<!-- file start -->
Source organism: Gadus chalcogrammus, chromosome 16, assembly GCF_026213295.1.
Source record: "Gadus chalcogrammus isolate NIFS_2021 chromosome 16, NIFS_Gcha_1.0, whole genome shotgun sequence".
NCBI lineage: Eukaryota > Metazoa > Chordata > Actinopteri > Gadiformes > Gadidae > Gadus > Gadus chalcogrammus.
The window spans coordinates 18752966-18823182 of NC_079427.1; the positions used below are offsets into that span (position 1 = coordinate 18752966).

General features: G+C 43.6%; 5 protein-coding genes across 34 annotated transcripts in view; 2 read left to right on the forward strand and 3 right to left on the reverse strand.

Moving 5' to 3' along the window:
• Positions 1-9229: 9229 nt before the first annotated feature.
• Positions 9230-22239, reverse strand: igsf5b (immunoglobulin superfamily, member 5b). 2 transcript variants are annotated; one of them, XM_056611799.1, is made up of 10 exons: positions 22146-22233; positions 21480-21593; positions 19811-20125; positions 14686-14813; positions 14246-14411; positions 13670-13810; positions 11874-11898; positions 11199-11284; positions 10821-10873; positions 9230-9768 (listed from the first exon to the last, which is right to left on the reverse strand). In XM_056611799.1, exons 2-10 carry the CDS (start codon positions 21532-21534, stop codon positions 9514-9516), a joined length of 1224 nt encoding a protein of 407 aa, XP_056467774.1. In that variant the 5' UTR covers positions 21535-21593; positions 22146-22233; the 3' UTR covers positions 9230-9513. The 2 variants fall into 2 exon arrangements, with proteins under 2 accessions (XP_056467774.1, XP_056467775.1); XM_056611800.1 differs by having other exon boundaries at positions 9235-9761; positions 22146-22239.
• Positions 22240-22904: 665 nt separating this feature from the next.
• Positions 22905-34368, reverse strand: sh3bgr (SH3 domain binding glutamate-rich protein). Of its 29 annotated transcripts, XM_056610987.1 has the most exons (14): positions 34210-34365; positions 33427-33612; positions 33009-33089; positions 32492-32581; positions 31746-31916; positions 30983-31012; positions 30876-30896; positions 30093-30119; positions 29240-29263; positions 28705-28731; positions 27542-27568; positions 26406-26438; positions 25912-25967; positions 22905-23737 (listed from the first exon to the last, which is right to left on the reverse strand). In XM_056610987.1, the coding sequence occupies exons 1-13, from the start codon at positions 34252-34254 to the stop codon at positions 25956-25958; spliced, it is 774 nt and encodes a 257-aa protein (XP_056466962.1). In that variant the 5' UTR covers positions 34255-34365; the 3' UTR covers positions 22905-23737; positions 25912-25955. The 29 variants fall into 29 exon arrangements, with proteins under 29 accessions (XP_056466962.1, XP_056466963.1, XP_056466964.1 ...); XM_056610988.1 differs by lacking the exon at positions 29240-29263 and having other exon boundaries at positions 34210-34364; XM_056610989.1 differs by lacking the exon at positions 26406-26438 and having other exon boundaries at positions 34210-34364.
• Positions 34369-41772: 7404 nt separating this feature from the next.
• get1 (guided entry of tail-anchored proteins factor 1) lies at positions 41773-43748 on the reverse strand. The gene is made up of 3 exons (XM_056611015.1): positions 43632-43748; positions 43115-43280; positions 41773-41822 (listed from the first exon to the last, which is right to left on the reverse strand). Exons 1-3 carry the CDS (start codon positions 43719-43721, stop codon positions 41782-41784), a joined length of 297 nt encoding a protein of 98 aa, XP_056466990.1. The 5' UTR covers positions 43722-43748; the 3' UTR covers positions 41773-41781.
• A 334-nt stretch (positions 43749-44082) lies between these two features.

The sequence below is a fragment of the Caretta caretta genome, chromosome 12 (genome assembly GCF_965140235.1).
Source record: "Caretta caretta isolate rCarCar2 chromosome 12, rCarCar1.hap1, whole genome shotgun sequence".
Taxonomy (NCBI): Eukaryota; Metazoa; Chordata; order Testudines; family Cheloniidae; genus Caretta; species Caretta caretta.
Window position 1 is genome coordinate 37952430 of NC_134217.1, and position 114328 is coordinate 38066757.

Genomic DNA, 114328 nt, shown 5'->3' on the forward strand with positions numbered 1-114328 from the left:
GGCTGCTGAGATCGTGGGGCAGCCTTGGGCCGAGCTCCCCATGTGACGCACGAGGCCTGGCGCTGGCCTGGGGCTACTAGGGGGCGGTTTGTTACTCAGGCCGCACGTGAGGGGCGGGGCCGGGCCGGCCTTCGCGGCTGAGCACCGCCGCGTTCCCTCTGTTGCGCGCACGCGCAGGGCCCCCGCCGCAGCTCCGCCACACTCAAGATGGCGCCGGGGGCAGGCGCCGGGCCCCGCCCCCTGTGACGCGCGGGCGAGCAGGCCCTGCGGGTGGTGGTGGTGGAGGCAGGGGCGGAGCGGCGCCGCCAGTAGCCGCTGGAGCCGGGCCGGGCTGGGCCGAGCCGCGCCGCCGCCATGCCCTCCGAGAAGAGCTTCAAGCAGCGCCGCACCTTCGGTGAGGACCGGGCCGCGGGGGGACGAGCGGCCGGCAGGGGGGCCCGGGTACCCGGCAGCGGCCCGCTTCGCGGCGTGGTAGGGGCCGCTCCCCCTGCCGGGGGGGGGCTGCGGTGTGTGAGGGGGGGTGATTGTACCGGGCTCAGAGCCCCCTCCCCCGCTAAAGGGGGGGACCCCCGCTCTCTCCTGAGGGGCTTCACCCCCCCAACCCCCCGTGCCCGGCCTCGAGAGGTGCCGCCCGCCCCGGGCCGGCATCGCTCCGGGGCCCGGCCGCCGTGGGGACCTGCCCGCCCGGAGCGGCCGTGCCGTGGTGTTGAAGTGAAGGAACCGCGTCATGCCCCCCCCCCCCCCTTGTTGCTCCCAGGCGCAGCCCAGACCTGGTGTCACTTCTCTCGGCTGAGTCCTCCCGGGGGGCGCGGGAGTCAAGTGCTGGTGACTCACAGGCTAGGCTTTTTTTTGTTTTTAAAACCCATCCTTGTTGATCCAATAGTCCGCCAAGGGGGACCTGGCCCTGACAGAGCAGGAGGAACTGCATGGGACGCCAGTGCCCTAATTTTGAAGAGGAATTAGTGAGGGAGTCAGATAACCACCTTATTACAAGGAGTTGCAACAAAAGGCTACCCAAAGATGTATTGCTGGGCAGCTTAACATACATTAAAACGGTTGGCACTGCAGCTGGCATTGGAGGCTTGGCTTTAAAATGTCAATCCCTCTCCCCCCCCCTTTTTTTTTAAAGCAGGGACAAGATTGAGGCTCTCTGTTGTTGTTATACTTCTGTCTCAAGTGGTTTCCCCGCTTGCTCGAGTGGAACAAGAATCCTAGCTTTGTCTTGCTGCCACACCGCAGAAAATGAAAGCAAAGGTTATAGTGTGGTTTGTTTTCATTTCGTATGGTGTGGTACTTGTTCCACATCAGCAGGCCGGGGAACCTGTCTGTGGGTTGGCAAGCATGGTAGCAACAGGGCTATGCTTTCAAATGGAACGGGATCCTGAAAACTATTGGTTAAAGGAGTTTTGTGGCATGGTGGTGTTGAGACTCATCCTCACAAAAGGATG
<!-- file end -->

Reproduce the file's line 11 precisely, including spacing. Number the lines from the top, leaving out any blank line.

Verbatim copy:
• Positions 34369-41772: 7404 nt separating this feature from the next.